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Friday, July 29, 2016

Government-Sponsored Torture in Chicago

I was listening to NPR this week, and the Planet Money section of the broadcasts was discussing the $100,000 payout received by each of the 120 victims of the City of Chicago Police Department. The payout was “reparations” for Police-sponsored violence in furtherance of the Department’s policy of torturing African Americans to extract confessions that were used at trial to convict them. Let me just say that again: a major American city had a *decades-long policy of torturing Black criminal suspects*.

Just so you’re convinced it was really torture, news reports from 1996—twenty years ago—listed the techniques as “appl[ying] electric shock and burn[ing] [a suspect]’s face, chest, and thigh by holding him against a hot radiator."

That article was based on a report from the Chicago PD’s Office of Professional Standards concluded that “detectives at Area Two had engaged in ‘systematic abuse, including “planned torture,” for at least 13 years.’ [The Report] listed the names of 50 alleged victims, grouped them by techniques applied (electroshock, suffocation, hanging by handcuffs, etc.), listed the names of detectives that had surfaced in connection with the victims' complaints, and concluded that ’particular command members were aware of the systematic abuse and perpetuated it either by actively participating in same or failing to take any action to bring it to an end.’”

The torture scandal also features in Nicole Gonzalez Van Cleve’s book, Crook County: Racism and Injustice in America's Largest Criminal Court. As she points out, the ring leader of the torture program, was convicted in 2010 of perjury. “Police Commander Burge never faced criminal charges for what reads like three decades of wartime atrocities in an American city—atrocities that were widely known within poor communities around the Cook County Court but ignored by local state prosecutors.” The state and city never prosecuted Burge, and even paid for his defense.

The police shooting of Laquan MacDonald revealed that the way the police treat African Americans had changed little after 2010. The only thing that was a surprise was the naivety of the New York Times reporter who claimed that police brutality was a “revelation” to a city that had known about it and turned away for over thirty years.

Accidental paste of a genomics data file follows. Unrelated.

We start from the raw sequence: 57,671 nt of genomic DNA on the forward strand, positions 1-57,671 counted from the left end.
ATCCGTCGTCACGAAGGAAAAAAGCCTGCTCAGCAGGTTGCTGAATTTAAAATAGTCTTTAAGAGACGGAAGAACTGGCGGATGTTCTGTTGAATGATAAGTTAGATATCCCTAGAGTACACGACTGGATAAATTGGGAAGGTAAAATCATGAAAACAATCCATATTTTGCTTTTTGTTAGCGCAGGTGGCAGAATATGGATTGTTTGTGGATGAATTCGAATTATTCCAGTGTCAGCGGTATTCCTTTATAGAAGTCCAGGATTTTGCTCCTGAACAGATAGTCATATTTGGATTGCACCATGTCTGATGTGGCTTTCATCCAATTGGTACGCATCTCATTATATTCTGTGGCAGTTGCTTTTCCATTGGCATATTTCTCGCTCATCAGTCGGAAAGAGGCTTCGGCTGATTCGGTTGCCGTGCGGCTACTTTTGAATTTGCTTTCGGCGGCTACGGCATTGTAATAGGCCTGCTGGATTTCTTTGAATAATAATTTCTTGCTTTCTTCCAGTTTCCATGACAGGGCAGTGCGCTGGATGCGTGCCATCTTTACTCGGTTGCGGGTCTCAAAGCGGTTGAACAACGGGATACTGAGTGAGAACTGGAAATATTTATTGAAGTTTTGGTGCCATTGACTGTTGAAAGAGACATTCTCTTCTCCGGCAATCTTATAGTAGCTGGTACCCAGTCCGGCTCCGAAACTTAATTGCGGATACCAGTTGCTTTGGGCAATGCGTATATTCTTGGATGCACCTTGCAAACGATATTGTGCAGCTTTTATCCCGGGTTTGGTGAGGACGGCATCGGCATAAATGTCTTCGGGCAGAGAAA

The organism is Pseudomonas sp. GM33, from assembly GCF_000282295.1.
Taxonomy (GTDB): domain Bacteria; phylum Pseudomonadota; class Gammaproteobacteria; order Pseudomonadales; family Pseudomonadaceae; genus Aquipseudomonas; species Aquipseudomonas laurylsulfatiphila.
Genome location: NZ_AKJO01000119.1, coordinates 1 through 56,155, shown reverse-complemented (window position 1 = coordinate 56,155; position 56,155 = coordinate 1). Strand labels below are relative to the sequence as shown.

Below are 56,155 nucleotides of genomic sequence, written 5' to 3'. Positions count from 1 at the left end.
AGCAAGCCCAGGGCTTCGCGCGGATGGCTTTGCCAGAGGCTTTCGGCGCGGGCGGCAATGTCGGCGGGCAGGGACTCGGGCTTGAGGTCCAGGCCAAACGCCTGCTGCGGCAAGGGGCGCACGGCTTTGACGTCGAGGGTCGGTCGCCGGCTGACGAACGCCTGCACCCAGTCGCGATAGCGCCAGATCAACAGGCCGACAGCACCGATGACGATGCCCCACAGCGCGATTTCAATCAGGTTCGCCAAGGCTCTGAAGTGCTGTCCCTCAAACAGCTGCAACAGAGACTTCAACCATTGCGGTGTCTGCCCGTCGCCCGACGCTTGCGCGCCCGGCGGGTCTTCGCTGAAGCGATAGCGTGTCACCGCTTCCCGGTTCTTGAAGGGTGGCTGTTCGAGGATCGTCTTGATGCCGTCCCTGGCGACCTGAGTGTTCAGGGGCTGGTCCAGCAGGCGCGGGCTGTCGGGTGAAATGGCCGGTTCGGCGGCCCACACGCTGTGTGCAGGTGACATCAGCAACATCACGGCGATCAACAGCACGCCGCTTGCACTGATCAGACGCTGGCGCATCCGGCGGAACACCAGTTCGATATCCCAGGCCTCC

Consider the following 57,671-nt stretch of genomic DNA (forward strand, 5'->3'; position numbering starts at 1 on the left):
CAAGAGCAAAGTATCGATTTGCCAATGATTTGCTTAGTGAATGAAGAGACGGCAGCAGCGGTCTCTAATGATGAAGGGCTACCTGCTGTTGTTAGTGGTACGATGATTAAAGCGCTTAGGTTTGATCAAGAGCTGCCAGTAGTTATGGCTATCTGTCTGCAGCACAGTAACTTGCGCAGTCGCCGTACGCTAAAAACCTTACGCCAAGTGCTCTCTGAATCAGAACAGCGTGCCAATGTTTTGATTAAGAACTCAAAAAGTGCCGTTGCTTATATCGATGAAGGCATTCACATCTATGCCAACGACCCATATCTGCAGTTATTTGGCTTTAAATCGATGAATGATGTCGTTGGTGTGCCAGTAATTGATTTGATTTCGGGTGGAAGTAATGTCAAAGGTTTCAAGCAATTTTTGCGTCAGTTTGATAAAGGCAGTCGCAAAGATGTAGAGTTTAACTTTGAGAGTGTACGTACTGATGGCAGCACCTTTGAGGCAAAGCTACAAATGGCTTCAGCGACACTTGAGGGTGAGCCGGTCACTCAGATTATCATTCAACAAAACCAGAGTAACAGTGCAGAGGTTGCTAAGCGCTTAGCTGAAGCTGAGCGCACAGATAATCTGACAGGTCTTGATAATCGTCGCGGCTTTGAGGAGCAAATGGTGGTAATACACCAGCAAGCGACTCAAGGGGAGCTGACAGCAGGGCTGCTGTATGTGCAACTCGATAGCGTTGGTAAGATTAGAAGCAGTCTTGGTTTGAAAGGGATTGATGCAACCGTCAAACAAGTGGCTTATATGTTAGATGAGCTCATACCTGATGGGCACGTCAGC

How should we respond to this? Is it really enough to notice that it happened, prosecute the ringleader for a related offense, and continue on as if everything is better? Why not think that this is a criminal conspiracy on the part of local and state government to assault African America pins through the criminal justice system and cover it up in plain sight? Is the Chicago criminal justice community, from the police to the courts and everyone in-between, fatally compromised by this horror? The practices are even worse than another Illinois cases, concerning similar municipal and state lawlessness in the southern Illinois town of Cairo. See O'Shea v. Littleton, 414 U.S. 488 (1974). It’s worth revisiting Justice Douglas’s language in dissent from the case:

“This is a more pervasive scheme for suppression of blacks and their civil rights than I have ever seen. It may not survive trial. But if this case does not present a "case or controversy" involving the named plaintiffs, then that concept has been so watered down as to be no longer recognizable. This will please the white superstructure, but it does violence to the conception of evenhanded justice envisioned by the Constitution.”

In Crook County, Van Cleve speaks eloquently about the ways in which institutional bureaucratic structures can pervert our humanity and undermine our decency. Our grip on our values proves all too fragile. But that is a horror we must confront, not ignore. Where’s the anger until the criminal police officers and other government officials are brought to book? Where’s the truth and reconciliation committee? Is $100,000 enough?

Posted by Eric Miller on July 29, 2016 at 05:35 PM | Permalink


Of course, none of you remarked that the 'torture' was conducted by one particular squad run by an officer who was fired from the force 23 years ago. There's no place for truth in the mind of most law faculty.

Posted by: Art Deco | Aug 1, 2016 8:06:54 AM